Another Gospel?: A Lifelong Christian Seeks Truth in Response to Progressive Christianity

#Anger#WrongorRight?

Saturday, October 10th, 2020

The idea of anger is a hot topic (pun intended) especially as we see it played out before us almost on a daily basis. Is it right or wrong to be angry? We hear of stories of people consumed by anger for one reason or another and we cringe when we think of its dangerous interplay in our own lives from time to time. People passed over for promotion; people losing their jobs after years of service and commitment to the company; people feeling like they were abused as a child or taken advantage of in an athletic contest; people who have anger issues that seem to be passed down from grandpa to dad to brother to you; and people who have justified reasons for being angry. They are all there in the mix.

So two views emerge about anger for the Christ-follower: it is either right or it is wrong. To show anger is good; to show anger is bad. To reveal it is not very “Christian”; to hide it is not very “Christian.” Sheesh!

So this week I’m going to speak about anger. Is it always wrong? But, then again, maybe that is not the right question to ask at all. Maybe the right one to ask is “what should I do with the anger I have?” My main Scripture is Eph. 4: 26-27.

I’d appreciate your prayers. If you won’t, I must get just a tad upset. 🙂

#Faith#Feelings#Doubt#

Sunday, October 4th, 2020

Today, Sunday, I spoke about how doubt should not be panned and dismissed as invalid. While I don’t question God’s character or who Jesus is as the Son of God, fully God and fully man, I do have questions. They center mostly on why things are the way they are. I struggle with not knowing what God has in mind for my life. I don’t doubt his love for me, nor do I doubt He has an ultimate plan. I struggle with Him not sharing it with me. 🙂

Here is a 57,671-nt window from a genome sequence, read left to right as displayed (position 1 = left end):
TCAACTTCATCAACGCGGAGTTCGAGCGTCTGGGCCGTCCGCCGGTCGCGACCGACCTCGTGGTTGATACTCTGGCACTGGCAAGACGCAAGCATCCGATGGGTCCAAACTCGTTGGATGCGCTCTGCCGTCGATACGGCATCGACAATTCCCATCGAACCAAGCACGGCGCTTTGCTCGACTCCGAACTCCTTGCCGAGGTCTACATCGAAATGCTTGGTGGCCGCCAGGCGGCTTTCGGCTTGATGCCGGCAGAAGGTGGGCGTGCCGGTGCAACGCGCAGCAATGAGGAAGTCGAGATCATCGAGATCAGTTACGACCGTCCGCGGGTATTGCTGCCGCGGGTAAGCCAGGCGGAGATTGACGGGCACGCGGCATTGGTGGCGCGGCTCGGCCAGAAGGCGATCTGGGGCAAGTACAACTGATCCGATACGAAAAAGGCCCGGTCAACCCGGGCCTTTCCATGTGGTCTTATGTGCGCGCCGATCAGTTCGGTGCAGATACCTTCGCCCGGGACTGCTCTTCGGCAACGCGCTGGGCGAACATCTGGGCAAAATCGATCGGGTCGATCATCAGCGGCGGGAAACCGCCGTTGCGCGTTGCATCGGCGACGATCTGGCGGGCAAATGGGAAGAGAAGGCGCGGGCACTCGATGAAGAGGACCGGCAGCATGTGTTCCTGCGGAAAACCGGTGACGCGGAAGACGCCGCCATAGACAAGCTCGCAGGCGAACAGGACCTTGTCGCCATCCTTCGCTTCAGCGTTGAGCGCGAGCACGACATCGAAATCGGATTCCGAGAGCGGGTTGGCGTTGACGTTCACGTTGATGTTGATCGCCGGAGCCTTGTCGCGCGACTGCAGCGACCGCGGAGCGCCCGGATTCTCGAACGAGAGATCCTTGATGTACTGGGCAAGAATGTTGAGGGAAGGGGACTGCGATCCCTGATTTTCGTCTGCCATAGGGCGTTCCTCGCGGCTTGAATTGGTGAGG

Part of my sermon was spent in Psalm 13 as David wrestles with the whole faith vs doubt thing.  I owe a debt of thanks to Randall Arthur (Randy Dodd) who first wrote about this in his excellent novel, Wisdom Hunter. (And yes, I am encouraging you to buy it and read it).  Anyway, here is how he teaches Psalm 13.

  1. In verse 1 David says God has forgotten him. But in verse 5 he says God loves him unceasingly (steadfast).
  2. In verse 1 he says that God has hidden His face from him. But in verse 6 he writes that God has been good to him. (dealt bountifully with me)
  3. In verse 2 he wrestled with many thoughts (take counsel in my soul) and had sorrow in his heart every day. But in verse 6 David says, “I will sing to the Lord.”
  4. In verse 2 David writes, “My enemy is triumphing over me.” And yet at the end of verse 5 he says God is delivering him (my heart shall rejoice in my salvation).

Why? Is David schizophrenic? No, of course not.  The point to see it this: There is often a difference between how we feel and what is true. Feelings can be so deceptive and unreliable. How many times have you or someone you know done something because “it felt right” or “it felt good,” but all along it is against the Scripture?  The very fact that David kept on going is proof that his beliefs kept him from being overtaken by his feelings. Trouble comes when our feelings become stronger than our beliefs.

I hope you will keep that in mind as you move through each day.